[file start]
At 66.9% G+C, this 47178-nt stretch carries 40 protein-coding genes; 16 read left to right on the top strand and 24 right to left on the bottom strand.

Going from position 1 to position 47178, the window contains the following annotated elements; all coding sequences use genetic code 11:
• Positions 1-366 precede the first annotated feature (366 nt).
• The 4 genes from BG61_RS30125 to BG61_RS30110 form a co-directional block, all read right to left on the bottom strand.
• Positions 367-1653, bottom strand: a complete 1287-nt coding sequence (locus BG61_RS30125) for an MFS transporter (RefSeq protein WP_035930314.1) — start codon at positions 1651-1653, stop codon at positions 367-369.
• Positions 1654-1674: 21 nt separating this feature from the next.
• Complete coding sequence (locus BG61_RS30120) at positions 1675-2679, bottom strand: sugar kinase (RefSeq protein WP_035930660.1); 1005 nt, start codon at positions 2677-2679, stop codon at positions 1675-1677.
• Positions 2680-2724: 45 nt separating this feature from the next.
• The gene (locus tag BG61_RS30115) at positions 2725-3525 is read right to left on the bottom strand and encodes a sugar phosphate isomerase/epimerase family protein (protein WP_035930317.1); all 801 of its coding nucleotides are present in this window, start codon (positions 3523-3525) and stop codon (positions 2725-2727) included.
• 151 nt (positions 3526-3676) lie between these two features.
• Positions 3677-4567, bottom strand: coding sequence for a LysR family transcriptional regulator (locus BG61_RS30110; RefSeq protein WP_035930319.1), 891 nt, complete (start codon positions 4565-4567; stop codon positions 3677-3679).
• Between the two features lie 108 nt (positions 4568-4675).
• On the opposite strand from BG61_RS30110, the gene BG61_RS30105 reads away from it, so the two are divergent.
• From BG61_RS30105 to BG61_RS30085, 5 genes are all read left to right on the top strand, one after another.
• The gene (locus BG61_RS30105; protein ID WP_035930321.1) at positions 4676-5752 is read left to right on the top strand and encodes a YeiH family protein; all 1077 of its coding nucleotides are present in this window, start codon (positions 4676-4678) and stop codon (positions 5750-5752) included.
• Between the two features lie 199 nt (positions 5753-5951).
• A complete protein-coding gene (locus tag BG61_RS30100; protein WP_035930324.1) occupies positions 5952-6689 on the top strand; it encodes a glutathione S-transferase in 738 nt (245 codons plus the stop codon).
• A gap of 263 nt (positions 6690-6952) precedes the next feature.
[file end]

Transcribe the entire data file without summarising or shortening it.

At 66.9% G+C, this 47178-nt stretch carries 40 protein-coding genes; 16 read left to right on the top strand and 24 right to left on the bottom strand.

Going from position 1 to position 47178, the window contains the following annotated elements; all coding sequences use genetic code 11:
• Positions 1-366 precede the first annotated feature (366 nt).
• The 4 genes from BG61_RS30125 to BG61_RS30110 form a co-directional block, all read right to left on the bottom strand.
• Positions 367-1653, bottom strand: a complete 1287-nt coding sequence (locus BG61_RS30125) for an MFS transporter (RefSeq protein WP_035930314.1) — start codon at positions 1651-1653, stop codon at positions 367-369.
• Positions 1654-1674: 21 nt separating this feature from the next.
• Complete coding sequence (locus BG61_RS30120) at positions 1675-2679, bottom strand: sugar kinase (RefSeq protein WP_035930660.1); 1005 nt, start codon at positions 2677-2679, stop codon at positions 1675-1677.
• Positions 2680-2724: 45 nt separating this feature from the next.
• The gene (locus tag BG61_RS30115) at positions 2725-3525 is read right to left on the bottom strand and encodes a sugar phosphate isomerase/epimerase family protein (protein WP_035930317.1); all 801 of its coding nucleotides are present in this window, start codon (positions 3523-3525) and stop codon (positions 2725-2727) included.
• 151 nt (positions 3526-3676) lie between these two features.
• Positions 3677-4567, bottom strand: coding sequence for a LysR family transcriptional regulator (locus BG61_RS30110; RefSeq protein WP_035930319.1), 891 nt, complete (start codon positions 4565-4567; stop codon positions 3677-3679).
• Between the two features lie 108 nt (positions 4568-4675).
• On the opposite strand from BG61_RS30110, the gene BG61_RS30105 reads away from it, so the two are divergent.
• From BG61_RS30105 to BG61_RS30085, 5 genes are all read left to right on the top strand, one after another.
• The gene (locus BG61_RS30105; protein ID WP_035930321.1) at positions 4676-5752 is read left to right on the top strand and encodes a YeiH family protein; all 1077 of its coding nucleotides are present in this window, start codon (positions 4676-4678) and stop codon (positions 5750-5752) included.
• Between the two features lie 199 nt (positions 5753-5951).
• A complete protein-coding gene (locus tag BG61_RS30100; protein WP_035930324.1) occupies positions 5952-6689 on the top strand; it encodes a glutathione S-transferase in 738 nt (245 codons plus the stop codon).
• A gap of 263 nt (positions 6690-6952) precedes the next feature.